This weekend Eastern Standard Time ends and Daylight Saving Time begins on Sunday, March 10th. The history of time switching is an interesting topic to explore. National Geographic produced a short video explaining the pros and cons of this concept.
A special tribute to the history of the Public Library in America. “A visual exploration of how a critical piece of social infrastructure came to be.”
Many MVCC students and staff enjoy reading graphic novels. Take that reading experience one step further and make it a visual experience. View a different type of movie genre this winter vacation – a classic movie serial.
According to Wikipedia, serials, more specifically known as movie serials, film serials or chapter plays, are short subjects originally shown in theaters in conjunction with a feature film. They were related to pulp magazine serialized fiction.
Also known as chapter plays, they were extended motion pictures broken into a number of segments called “chapters” or “episodes”. Each chapter was screened at the same theater for one week and ended with a cliffhanger in which the hero and heroine found themselves in a perilous situation with little chance of escape. Viewers had to return each week to see the cliffhangers resolved and to follow the continuing story.
Pulp Cereal is the website that will give you a glimpse into the first 50 years of this forgotten movie genre. Watch the Flash Gordon serial, Radar Men from the Moon and many other serials that will have you sitting on the edge of your seat. Will earth be saved from outer space invaders? Will The SOS Coastguard save the sinking ship? Binge viewing is encouraged.
So much to view/read over your break. Enjoy!
NASA’s InSight Mars lander touched down on Mars on November 26, 2018. The Elysium Planitia, located on the western side of Mars, was the landing site. NASA scientists chose this site because of its flat surface.
The InSight will monitor numerous aspects of the red planet and send daily reports back to planet Earth. The Mars lander is similar to “an unmanned research station” that will help scientists analyze how earth and other rocky planets formed.
Job well done NASA!
Many novels have been written with plots that center on dystopian societies. Brave New World, 1984 and The Hunger Games are well known dystopian titles. These books are fiction but many citizens all over the globe are wondering if the dystopian restraints found in books are more fact than fiction.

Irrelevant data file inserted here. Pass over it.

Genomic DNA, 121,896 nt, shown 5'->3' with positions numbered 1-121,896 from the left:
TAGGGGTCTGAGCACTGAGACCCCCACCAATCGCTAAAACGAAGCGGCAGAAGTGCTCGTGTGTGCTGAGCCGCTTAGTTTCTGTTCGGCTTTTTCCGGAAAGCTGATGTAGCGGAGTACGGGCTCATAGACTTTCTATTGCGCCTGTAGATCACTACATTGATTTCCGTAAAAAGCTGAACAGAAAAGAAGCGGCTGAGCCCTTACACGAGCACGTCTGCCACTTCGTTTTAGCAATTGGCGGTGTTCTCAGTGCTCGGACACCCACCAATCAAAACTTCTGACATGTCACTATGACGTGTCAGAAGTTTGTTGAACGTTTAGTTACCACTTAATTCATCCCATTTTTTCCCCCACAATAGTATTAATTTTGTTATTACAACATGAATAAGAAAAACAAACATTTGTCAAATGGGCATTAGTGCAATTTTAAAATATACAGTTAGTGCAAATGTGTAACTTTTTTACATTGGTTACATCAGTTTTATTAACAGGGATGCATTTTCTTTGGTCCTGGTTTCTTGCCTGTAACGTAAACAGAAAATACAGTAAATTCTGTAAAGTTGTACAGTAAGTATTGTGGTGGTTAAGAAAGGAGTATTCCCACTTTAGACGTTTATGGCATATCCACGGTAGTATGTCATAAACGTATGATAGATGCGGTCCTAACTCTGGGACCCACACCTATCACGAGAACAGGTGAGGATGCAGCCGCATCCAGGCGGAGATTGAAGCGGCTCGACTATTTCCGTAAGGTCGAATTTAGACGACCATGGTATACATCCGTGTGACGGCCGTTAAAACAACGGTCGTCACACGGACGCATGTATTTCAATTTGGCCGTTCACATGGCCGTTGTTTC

For example, Google “CCTV and private citizens” or “biometrics and privacy” and you will be amazed at the results. One fascinating website, Leave no dark corner, is a video report published on September 18, 2018 by The Australian Broadcasting Company.
How would this system affect you? This may be a topic that you could use for a research paper or a speech. The MVCC databases are great tools to help you with your research.
Today is the 17th anniversary of 9/11. “The September 11 assault were a series of four coordinated attacks by the terrorist group al-Qaeda against the United States”.
The MVCC library is an excellent source of information for research on this subject.
Tom Wolfe, a best selling author and journalist, died today at the age of 88. Mr. Wolfe authored many famous works. The Electric Kool-Aid Acid Test, written in 1968, is a classic read on the 1960s hippie movement. The Right Stuff, a non-fiction book written in 1979, describes the first 15 years of America’s space program. The Bonfire of the Vanities, a novel written in 1987, gives a vivid picture of New York City in the 1980s. Wolfe is credited with numerous colorful phrases that include “The Me Decade” and “Radical Chic”. “His decades of creativity with the written word have undoubtedly left an enduring impact.”
“Thousands of volunteers throughout the Chicago region will gather from 9 a.m. to noon this Saturday, May 12, to help clean up the banks of the Chicago River system. The annual clean-up is sponsored by the Friends of the Chicago River. Volunteers are needed for six south suburban locations, including Palos Park, Palos Heights, Oak Lawn and Blue Island.”
“Registration is closed but you’re still welcome to come out. Here’s a map of locations.”
“The event will be held rain or shine.”
The New York Times recently reported on a little known musical tradition that has been in existence since the early 17th century. Baroque music, a European creation, has survived in the jungles and small towns of Brazil and parts of Paraguay and Bolivia. The Spanish Jesuits, a Catholic order of priests, were responsible for bringing this music to areas of South America as part of their attempt to evangelize the indigenous people of this region. Most of the Jesuits left but the music remained. It is fascinating for modern Baroque musicians and historians to see how the music evolved over the centuries. Read the various links in this blog and be as amazed as I was.